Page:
Title:Celadon Vase, one of a pairArtist:Artist UnknownDate:Sung dynastyCreation Place:Asia, ChinaCredit Line:Gift of Ruth and Bruce DaytonAccession Number:2000.210.1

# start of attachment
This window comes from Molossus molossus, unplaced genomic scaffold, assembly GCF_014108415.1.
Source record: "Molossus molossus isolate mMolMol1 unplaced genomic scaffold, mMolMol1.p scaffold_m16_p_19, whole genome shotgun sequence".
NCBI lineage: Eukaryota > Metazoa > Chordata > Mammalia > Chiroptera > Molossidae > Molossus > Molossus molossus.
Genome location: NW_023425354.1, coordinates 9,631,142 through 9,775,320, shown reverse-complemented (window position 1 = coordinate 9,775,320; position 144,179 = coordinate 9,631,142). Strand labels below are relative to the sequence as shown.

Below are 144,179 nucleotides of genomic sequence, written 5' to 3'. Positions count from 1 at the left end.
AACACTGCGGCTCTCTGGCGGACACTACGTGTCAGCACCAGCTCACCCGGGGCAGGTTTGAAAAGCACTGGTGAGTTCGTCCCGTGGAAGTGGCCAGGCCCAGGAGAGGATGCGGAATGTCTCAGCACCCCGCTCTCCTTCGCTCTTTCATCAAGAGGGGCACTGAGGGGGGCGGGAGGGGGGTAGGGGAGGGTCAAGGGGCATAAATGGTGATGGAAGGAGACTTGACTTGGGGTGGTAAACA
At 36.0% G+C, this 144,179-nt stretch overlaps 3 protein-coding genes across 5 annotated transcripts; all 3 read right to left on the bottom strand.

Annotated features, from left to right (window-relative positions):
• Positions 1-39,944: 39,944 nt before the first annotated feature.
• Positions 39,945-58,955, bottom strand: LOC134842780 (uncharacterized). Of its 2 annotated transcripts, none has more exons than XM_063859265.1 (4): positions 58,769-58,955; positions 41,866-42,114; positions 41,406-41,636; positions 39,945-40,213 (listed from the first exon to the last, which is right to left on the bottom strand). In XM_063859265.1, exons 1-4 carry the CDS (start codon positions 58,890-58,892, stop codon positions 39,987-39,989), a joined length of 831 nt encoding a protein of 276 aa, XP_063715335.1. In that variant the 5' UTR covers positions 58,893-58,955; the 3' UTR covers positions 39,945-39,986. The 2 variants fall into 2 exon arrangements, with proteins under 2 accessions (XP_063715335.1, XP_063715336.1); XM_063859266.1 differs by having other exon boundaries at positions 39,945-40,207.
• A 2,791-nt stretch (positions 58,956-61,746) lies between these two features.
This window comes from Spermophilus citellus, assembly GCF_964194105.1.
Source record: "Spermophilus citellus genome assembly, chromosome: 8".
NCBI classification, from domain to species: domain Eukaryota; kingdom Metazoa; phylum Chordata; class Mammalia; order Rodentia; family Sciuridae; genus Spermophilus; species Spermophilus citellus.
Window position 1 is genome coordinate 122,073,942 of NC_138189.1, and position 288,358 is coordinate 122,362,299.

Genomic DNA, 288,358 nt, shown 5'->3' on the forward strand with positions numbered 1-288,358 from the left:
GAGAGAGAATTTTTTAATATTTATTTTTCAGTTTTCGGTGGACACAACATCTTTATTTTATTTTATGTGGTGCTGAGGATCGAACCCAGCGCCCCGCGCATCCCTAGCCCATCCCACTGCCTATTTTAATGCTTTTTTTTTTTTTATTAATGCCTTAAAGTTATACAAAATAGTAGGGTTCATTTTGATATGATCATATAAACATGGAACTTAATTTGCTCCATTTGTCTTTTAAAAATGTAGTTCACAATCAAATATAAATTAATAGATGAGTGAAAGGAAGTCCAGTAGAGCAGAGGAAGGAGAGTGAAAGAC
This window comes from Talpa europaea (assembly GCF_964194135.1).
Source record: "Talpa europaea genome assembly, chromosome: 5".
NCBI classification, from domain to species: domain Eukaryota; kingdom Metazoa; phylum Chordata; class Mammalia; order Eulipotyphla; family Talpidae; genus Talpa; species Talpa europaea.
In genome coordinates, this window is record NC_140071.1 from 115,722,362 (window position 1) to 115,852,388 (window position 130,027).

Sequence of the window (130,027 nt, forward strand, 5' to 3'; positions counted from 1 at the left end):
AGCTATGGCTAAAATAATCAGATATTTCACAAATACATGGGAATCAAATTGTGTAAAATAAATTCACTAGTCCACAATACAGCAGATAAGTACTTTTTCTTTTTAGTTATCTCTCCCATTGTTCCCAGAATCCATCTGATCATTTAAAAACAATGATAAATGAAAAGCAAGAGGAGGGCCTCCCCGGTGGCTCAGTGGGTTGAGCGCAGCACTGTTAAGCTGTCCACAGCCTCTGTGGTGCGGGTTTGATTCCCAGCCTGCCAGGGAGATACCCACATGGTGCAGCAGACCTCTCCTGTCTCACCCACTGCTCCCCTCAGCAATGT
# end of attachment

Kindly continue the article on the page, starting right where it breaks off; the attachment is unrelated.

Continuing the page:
When North China fell to non-Chinese tribes in 1127, the Sung emperor fled south, establishing his new capital at Hang-chou in Chekiang province. The new locally produced court ware known as kuan or "official" was similar in appearance to the famous ju ware of the Northern Sung court. Kuan wares were fired in reduction, the high iron content of the clay resulting in a characteristic dark brown unglazed foot. The subtle pale blue glaze could be two to four coatings, often making it thicker than the body itself. With time the crackle patterns induced during the cooling process became aesthetically desirable. The kuan kilns produced small, simple shapes from utilitarian brush washers and flower vases to imitations of ancient bronze vessels such as this pair of hu. The crackle patterns worked well with the archaistic forms in evoking a sense of antiquity that appealed greatly to Sung literati and ensuing generations of scholars.